Tuesday, August 05, 2008

Church and State

The following article appears in the Abbotsford Times Friday, August 8th. Enjoy.

Three things you should never talk about at Christmas dinner: first, religion – especially because you’d hate to mix Christmas with religion; second, politics, politicians, or how much you loath Toronto; and third, don’t mention anything about last Christmas when you brought up religion and politics with crazy Uncle Leo.

Scripture has much to teach about governments, rulers, leaders, and the people they rule. Ideally, the government is set in place to provide for, protect, manage, and serve its citizens and is responsible to, and constrained by, God (Psalm 2; Daniel 4:34-35; Rom. 13). Additionally, because there are rulers above us, we will be placed in situations were we will be offered lessons in submission situations where we learn to cooperate, are loyal, and have a willingness to obey even when we may disagree. Significantly, we learn to submit to God by the daily practice of submission to those around us. In so doing, we become more like Christ who, in great humility, submitted himself to the will of the Father and to death by painful execution on a Roman cross (Philippians 2).

Keeping submission and humility in mind, let’s scan the four major views of the relationship between Church and State asking yourself where you fit in.

  1. Hostility

Those who take this stand are often accusatory throwing “John 3:16 hand-grenades” seeking to, sometimes violently, overthrow authority. Though we don’t see many churches building arms and ammunition stock houses, we do see church/Christian movements taking active and hostile action towards authority on many issues including abortion, calf roping, slot machines, and Cosmopolitan magazines in the check-out line.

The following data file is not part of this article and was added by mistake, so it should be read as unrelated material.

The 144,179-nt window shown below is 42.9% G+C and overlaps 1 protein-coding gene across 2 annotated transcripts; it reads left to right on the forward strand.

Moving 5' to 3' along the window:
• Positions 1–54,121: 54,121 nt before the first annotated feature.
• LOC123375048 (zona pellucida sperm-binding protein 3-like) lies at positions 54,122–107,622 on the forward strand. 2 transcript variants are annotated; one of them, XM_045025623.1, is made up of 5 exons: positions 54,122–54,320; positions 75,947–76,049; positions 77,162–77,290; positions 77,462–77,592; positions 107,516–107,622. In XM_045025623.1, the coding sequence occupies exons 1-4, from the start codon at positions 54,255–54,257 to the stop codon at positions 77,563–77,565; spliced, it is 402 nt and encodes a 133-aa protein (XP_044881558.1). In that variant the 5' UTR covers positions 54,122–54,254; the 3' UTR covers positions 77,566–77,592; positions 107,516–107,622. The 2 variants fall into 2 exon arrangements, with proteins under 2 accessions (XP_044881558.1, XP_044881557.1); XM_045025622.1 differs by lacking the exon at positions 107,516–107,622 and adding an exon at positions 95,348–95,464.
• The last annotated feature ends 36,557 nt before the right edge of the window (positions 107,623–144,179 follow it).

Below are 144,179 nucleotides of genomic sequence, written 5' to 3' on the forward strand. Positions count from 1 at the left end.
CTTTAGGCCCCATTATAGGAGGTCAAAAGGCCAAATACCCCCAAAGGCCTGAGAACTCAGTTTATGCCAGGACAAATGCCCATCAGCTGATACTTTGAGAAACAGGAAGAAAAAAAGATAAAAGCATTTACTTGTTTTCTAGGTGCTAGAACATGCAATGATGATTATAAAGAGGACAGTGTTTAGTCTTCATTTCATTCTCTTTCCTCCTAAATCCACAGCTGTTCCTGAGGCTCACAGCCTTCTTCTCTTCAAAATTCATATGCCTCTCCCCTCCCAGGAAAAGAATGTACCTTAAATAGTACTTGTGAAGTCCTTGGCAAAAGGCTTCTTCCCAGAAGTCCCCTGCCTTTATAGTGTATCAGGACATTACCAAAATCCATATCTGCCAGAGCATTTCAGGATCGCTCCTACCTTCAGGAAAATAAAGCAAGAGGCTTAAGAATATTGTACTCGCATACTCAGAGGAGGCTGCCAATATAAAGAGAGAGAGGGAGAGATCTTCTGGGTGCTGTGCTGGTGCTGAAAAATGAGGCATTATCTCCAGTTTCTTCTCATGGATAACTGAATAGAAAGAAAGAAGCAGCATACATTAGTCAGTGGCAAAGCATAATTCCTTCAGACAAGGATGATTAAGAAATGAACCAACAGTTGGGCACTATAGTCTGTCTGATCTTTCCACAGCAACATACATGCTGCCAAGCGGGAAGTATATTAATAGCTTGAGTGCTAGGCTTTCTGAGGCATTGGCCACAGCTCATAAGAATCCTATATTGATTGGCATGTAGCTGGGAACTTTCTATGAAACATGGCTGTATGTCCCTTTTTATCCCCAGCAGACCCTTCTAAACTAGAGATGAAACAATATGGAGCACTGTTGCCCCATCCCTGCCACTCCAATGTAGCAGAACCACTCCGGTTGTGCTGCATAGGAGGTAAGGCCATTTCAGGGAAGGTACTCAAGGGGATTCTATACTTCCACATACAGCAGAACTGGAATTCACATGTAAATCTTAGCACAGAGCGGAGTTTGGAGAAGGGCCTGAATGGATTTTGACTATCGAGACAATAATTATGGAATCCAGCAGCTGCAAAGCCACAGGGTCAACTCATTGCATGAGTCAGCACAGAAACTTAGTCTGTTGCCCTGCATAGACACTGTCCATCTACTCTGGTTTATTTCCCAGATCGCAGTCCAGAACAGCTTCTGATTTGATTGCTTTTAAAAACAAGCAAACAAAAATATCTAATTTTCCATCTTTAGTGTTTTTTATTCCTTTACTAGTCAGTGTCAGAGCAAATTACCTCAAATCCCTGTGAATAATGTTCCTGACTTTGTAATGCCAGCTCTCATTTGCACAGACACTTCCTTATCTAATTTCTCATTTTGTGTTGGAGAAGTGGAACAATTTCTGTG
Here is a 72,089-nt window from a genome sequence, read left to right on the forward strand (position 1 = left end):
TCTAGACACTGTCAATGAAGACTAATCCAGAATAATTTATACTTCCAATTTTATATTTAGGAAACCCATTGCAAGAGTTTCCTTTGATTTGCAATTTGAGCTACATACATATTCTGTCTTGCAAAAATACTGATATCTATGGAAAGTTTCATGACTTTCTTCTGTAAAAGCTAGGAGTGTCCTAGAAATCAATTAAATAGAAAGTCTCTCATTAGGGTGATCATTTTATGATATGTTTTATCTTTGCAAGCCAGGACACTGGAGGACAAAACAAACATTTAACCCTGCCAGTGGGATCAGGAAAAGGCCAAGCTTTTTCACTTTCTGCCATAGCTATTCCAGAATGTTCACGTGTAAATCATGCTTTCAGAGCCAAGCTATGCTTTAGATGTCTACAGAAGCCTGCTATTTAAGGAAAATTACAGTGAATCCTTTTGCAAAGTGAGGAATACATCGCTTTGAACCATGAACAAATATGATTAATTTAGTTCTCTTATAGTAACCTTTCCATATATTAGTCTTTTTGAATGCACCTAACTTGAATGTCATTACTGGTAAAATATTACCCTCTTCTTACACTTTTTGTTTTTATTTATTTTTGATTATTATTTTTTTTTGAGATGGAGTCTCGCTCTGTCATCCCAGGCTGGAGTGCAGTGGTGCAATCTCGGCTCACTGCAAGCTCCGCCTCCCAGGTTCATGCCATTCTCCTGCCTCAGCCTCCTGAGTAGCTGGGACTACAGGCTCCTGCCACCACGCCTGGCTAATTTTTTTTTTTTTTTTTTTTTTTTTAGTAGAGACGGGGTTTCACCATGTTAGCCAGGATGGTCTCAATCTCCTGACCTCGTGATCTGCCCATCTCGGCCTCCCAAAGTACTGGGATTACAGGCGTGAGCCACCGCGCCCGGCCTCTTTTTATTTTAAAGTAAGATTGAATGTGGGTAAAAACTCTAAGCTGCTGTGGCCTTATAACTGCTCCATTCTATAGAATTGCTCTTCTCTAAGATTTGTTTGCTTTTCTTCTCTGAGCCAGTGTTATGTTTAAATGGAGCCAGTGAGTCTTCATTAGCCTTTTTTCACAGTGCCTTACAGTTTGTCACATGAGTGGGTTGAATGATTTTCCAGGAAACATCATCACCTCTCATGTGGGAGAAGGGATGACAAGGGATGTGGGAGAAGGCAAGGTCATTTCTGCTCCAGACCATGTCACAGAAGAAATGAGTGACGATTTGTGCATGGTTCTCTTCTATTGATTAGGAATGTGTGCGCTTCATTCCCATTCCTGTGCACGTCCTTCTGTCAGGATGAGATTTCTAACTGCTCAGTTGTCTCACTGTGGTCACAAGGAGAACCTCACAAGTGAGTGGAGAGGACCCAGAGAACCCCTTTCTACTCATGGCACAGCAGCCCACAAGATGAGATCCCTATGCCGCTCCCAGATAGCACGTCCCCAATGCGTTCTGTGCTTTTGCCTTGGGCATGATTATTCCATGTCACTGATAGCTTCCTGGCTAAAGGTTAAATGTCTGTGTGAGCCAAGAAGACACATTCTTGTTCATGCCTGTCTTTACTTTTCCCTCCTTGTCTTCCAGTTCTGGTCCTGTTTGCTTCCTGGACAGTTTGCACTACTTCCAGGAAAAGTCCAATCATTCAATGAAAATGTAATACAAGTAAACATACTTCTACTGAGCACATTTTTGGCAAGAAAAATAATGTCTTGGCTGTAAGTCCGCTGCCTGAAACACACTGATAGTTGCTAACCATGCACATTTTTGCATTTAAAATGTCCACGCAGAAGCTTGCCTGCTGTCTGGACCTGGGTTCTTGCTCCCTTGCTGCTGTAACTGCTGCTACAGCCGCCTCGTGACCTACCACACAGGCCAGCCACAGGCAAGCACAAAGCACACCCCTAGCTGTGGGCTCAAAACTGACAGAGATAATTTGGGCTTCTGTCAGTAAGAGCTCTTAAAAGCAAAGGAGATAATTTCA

1. Separation

Some swing in the opposite direction, completely separating themselves from civil affairs claiming that, because the government is so corrupt, they should have as little to do with it as possible. While being good citizens, they should not vote, serve in the army, or work for the government. Additionally, this group would probably take issue with Puff Daddy’s “Vote or Die” campaign.

  1. Distinction

This view holds that the State should rule and govern certain things while the Church should rule and govern other things. The Christian can be loyal to and work for either, but must not, by any means, confuse the two. News stations such as CNN, hold tightly to this view as their ratings go up when they catch Christians mixing faith and politics. It makes for great TV but, for some, horrible politics.

  1. Integration

This view suggests an integration of Church and State for the betterment of all. These people vote, know the issues, know who the Christian politicians are, and serve within the structure of authority/government. They believe that by integrating, they will be able to best share the Gospel and transform society from the inside out. Sadly, those who integrate have been accused, rather than encouraged, by their Christian brothers of being too liberal while everyone else accuses them of being too conservative!

Abbotsford will benefit greatly when its faithful Christians act like responsible citizens, humbly serving in culture and society, to proclaim the Gospel and glorify God.